It’s no secret that energy efficiency technology is extremely important in supporting and improving our economy, minimizing carbon footprint, and reducing utility. There are various technical reports from numerous organizations – including federal agencies – that outline the many benefits of energy efficiency. Geothermal Heat Pumps (GHPs) are a renewable energy technology that uses the thermal energy beneath the earth and a small amount of electricity to transfer heat to and from a building. This alternative to conventional HVAC technology, offers significant environmental, economic and societal advantages; the most impactful being their energy efficiency. These systems can dramatically reduce the electricity demand of a building, in turn lessening the strain on our electrical grid.

Reducing Energy in the Building Sector
The U.S. Department of Energy (DOE) states that buildings account for 41% of primary energy use in the US. 60% of this energy is used for space heating, cooling and water heating. These numbers reflect the vast use of inefficient building HVAC systems. On the bright side, this also presents the massive opportunity to improve energy consumption through the use of an energy efficient technology, like geothermal heat pumps.

GHPs leverage the constant thermal energy beneath the earth, the energy we already own to deliver space condition (read comfort) to a facility. Regardless of the temperature above ground, the temperature below the subsurface remains relatively constant, because of this, a GHP is much more efficient at bringing temperatures to a comfortable level for building occupants than a traditional HVAC System.

According to the Environmental Protection Agency, geothermal heat pumps can reduce energy usage and corresponding emissions by up to 44% compared to conventional systems. An Oak Ridge National Laboratory case study found that GHP systems saved 33-65% in energy use compared with baseline HVAC systems. As illustrated by these two organizations, GHPs are capable of providing ample savings to home and building owners.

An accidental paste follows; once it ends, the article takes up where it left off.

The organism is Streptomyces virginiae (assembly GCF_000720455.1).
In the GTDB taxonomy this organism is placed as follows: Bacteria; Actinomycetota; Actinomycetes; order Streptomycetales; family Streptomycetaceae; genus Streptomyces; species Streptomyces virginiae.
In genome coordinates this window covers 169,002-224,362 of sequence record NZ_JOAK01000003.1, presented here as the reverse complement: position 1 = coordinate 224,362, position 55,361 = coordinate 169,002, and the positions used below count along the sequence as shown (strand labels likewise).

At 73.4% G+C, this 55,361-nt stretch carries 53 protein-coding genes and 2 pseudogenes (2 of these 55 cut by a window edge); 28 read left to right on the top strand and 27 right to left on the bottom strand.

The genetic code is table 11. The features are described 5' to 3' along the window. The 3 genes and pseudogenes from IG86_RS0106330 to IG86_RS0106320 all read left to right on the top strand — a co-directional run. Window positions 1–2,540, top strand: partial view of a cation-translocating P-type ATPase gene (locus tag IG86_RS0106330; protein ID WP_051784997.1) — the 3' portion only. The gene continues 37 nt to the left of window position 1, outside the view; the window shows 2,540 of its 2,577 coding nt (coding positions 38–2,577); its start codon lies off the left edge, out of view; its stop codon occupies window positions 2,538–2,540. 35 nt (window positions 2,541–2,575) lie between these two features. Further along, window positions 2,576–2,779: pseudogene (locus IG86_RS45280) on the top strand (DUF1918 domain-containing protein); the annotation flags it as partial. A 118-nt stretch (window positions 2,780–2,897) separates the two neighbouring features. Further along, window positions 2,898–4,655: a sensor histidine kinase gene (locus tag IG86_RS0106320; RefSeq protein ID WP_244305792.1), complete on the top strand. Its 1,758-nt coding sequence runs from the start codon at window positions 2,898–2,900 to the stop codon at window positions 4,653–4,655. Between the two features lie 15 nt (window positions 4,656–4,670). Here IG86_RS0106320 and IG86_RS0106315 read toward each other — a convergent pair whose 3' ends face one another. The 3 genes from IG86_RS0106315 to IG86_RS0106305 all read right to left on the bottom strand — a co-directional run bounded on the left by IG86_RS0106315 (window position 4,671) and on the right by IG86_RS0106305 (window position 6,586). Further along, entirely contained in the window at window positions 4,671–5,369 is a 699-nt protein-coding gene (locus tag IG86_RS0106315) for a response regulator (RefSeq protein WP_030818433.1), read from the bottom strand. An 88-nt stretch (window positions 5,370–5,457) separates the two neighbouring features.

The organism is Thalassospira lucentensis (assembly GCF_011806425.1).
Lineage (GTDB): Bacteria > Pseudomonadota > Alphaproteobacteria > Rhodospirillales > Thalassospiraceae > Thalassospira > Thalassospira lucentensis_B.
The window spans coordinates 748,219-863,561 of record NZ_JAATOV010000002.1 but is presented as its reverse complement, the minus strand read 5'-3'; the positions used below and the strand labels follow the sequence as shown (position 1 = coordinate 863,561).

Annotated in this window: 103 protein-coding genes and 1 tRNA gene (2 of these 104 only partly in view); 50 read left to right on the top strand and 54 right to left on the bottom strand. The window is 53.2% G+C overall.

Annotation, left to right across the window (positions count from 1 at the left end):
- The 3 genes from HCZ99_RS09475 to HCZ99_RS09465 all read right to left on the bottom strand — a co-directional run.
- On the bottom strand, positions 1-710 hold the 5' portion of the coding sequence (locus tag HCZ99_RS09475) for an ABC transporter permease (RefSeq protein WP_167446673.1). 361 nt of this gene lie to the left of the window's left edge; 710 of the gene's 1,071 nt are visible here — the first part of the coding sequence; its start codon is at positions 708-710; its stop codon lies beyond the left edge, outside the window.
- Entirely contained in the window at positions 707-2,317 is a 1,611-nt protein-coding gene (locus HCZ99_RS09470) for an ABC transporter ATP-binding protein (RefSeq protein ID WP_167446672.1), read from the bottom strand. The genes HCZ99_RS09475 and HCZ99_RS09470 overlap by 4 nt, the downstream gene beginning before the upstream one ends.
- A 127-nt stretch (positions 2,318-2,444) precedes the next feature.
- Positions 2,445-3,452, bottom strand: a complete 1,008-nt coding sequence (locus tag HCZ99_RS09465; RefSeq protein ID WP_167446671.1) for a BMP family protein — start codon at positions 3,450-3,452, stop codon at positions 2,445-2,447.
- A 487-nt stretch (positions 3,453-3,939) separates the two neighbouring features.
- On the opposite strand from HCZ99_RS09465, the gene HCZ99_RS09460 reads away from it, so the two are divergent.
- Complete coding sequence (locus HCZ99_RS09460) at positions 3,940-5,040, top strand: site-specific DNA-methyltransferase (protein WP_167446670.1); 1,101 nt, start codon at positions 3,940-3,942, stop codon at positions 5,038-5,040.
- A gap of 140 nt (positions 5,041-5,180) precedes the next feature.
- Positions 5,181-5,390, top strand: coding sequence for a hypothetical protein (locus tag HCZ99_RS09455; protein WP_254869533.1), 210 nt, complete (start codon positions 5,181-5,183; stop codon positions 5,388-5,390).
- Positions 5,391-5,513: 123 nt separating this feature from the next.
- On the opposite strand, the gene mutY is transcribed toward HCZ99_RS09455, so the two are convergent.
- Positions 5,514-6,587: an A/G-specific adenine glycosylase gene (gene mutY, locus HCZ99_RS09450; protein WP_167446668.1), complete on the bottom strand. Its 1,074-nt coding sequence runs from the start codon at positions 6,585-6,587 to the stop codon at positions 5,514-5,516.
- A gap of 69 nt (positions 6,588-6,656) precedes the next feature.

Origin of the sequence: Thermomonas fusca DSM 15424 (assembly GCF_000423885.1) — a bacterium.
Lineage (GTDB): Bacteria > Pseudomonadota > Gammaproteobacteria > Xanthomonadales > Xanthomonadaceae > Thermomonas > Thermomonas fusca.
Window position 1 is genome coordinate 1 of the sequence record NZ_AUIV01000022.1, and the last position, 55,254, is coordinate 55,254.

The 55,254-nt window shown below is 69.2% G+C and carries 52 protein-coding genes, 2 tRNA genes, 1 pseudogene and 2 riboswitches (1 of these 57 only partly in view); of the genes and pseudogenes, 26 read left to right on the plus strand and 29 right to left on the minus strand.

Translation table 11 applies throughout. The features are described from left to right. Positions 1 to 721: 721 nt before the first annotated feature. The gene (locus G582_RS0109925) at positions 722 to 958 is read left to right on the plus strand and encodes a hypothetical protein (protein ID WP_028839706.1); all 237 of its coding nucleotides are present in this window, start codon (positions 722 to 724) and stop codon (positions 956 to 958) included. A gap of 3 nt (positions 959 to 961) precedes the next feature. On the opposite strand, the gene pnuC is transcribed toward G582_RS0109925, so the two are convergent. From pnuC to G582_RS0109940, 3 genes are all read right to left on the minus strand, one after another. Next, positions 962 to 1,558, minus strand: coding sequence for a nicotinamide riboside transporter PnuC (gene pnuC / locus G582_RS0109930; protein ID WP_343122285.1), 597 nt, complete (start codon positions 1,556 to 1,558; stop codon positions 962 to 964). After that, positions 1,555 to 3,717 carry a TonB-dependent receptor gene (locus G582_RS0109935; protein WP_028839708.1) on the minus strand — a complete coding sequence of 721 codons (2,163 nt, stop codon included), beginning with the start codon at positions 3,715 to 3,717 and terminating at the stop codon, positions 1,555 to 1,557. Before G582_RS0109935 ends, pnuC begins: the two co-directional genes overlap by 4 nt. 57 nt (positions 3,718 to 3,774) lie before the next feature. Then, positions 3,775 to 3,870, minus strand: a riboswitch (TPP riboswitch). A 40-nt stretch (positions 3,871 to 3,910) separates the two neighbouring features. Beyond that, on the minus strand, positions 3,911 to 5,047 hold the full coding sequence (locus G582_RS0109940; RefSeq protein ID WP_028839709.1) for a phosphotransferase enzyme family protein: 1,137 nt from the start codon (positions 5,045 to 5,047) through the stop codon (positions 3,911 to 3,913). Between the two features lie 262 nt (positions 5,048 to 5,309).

Lowering Summer Peaks and Winter Loads
Geothermal Exchange Organization states that a typical 3-ton residential GHP can reduce summer peak electricity demand by approximately 2 kilowatts (kW). This renewable and efficient technology has the unique ability to reduce electricity consumption, without necessarily reducing energy usage.

When properly designed, the energy that GHPs leverage from below ground reduces the amount of electricity needed from our electrical grid. This is especially true during the hottest of summer days. On peak summer days, when temperatures soar, the electrical grid is often strained by increased customer demand, the more homes that use geothermal heating and cooling, the less electricity needed (regardless of temperature), and the less strain on our electrical grid. Talk about a win-win situation for utilities looking to level demand and consumers looking to reduce utility bills.

Geothermal heat pumps offer all kinds of benefits to consumers, businesses, our economy and our environment. With such a large amount of energy used for space heating and cooling, there is massive potential for improvement. Replacing conventional HVAC systems with geothermal heat pump systems would not only reduce utility bills for consumers and lower carbon emissions, it would help to level the increasingly problematic strain on our electrical grid.

John (Jack) P. DiEnna Jr is the Executive Director of the Geothermal National & International Initiative, and can be reached at

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